Entries in Plate (2)


Are You a Mindless Eater?

Todd Warnock/Lifesize/Thinkstock(ITHACA, N.Y.) -- When it comes to eating, your eyes are truly bigger than your stomach, according to new study from Cornell University.

Brian Wansink, a food psychologist at the university, told WebMD that many people are victims of what he calls "mindless eating," or subconscious eating habits that can cause weight gain.  These habits include eating off large plates which, the study finds, results in more food consumption.

For instance, in one test the researchers conducted of 168 moviegoers, they found that the participants ate 34 to 45 percent more popcorn if it was served in a larger bucket as opposed to a regular container, regardless of whether the popcorn was fresh or stale.

Another test, WebMD reports, found that people poured 37 percent more liquid into shorter and wider glasses compared to their taller and skinnier counterparts.

These associations between consumption and the size of dinnerware were also evident in a survey that compared the eating habits of the French and Americans.

Wansink told WebMD, "We asked 150 Parisians how they knew they were through with dinner and they said, 'When we're full.'  When we asked 150 Chicagoans the same question, they said, 'When the plate is empty.'"

One way to stave off mindless eating, Wansink suggests, is to eat off smaller plates.

Copyright 2011 ABC News Radio


No More Food Pyramid: Nutritional Icon Is Now a Plate

USDA(WASHINGTON) -- The food pyramid that represented a healthy diet for almost 20 years now gives way to a food plate, the U.S. Department of Agriculture announced Thursday.

First Lady Michelle Obama, Surgeon General Regina Benjamin, and Secretary of Agriculture Tom Vilsack unveiled the new icon. It's called MyPlate, and it has four colored sections representing fruits, vegetables, grains, and proteins. Next to the plate is a smaller circle representing dairy products.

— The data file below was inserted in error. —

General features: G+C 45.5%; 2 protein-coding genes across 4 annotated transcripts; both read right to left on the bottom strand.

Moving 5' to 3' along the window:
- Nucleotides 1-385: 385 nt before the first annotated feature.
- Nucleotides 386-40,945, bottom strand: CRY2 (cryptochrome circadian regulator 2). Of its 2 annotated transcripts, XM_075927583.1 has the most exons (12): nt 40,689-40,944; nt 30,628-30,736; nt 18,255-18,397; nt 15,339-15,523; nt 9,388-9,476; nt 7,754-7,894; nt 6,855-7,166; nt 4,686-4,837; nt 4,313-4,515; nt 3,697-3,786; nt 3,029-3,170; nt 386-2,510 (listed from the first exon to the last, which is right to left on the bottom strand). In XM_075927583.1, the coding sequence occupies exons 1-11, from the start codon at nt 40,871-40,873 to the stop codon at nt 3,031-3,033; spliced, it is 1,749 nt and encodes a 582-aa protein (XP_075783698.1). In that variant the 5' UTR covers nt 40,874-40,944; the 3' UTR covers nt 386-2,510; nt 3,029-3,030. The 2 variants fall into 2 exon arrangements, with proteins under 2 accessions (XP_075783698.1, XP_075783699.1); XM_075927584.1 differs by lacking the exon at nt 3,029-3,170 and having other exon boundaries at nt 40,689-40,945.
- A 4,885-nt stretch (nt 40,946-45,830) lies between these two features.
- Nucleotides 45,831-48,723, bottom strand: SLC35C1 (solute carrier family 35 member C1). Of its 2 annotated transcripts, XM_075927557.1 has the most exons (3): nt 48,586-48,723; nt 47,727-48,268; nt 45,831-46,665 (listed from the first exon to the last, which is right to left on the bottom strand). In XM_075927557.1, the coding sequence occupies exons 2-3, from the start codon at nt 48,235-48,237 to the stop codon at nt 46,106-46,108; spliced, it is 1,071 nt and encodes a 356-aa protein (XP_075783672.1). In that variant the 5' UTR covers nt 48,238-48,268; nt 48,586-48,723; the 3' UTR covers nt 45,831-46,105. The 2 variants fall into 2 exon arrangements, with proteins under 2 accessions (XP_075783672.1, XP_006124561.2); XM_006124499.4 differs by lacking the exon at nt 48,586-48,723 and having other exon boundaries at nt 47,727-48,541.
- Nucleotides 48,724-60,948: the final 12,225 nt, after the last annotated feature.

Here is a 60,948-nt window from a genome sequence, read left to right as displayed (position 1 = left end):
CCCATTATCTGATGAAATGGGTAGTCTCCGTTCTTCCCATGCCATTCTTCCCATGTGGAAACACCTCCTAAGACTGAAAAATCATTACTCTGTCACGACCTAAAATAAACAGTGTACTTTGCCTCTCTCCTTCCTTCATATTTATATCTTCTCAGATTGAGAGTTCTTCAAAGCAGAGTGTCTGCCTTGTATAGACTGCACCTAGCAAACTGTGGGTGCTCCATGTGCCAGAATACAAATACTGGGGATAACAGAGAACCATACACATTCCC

"MyPlate is a truly simple, powerful visual cue to help people adopt healthy eating habits at meal times," said Vilsack.

On MyPlate's website, the USDA emphasizes several important nutrition messages: eat smaller portions, make at least half the plate fruits and vegetables and avoid sugary drinks.

Nutrition experts believe a plate is a good choice.

"It answers the simple question, 'What should my plate look like at any given meal?'" said Baltimore nutritionist Monica Reinagel.

The original pyramid was released in 1992 and included the four food groups stacked in the shape of a pyramid with the number of recommended servings a person should eat from each group in a day. The widest part of the pyramid shows the foods that should make up most of the diet -- breads, cereals and grains. Fats occupy the top of the pyramid.

The USDA revised the pyramid in 2005. The new symbol expanded the number of food groups to six and also included a person walking up steps on the side of the pyramid to emphasize the need for exercise.

Nutrition experts are glad to see both versions of the pyramid go. They say they were complicated, and sometimes gave the wrong ideas about certain foods.

"The food pyramid has been described by many as difficult to understand and as the obesity rates would suggest, has gone largely unheeded by many," said Martin Binks, clinical director of Binks Behavioral Health in Durham, N.C.

Experts say the new campaign emphasizes the right points.

"The main message should be that half your plate should really be fruits and vegetables," said Kristin Kirkpatrick, wellness manager at the Cleveland Clinic.

"Fruits and vegetables are packed with fiber, essential vitamins and photochemicals, which are cancer-fighting substances," said Susan Levin, director of nutrition education at the Physicians Committee for Responsible Medicine in Washington, D.C.

Copyright 2011 ABC News Radio

ABC News Radio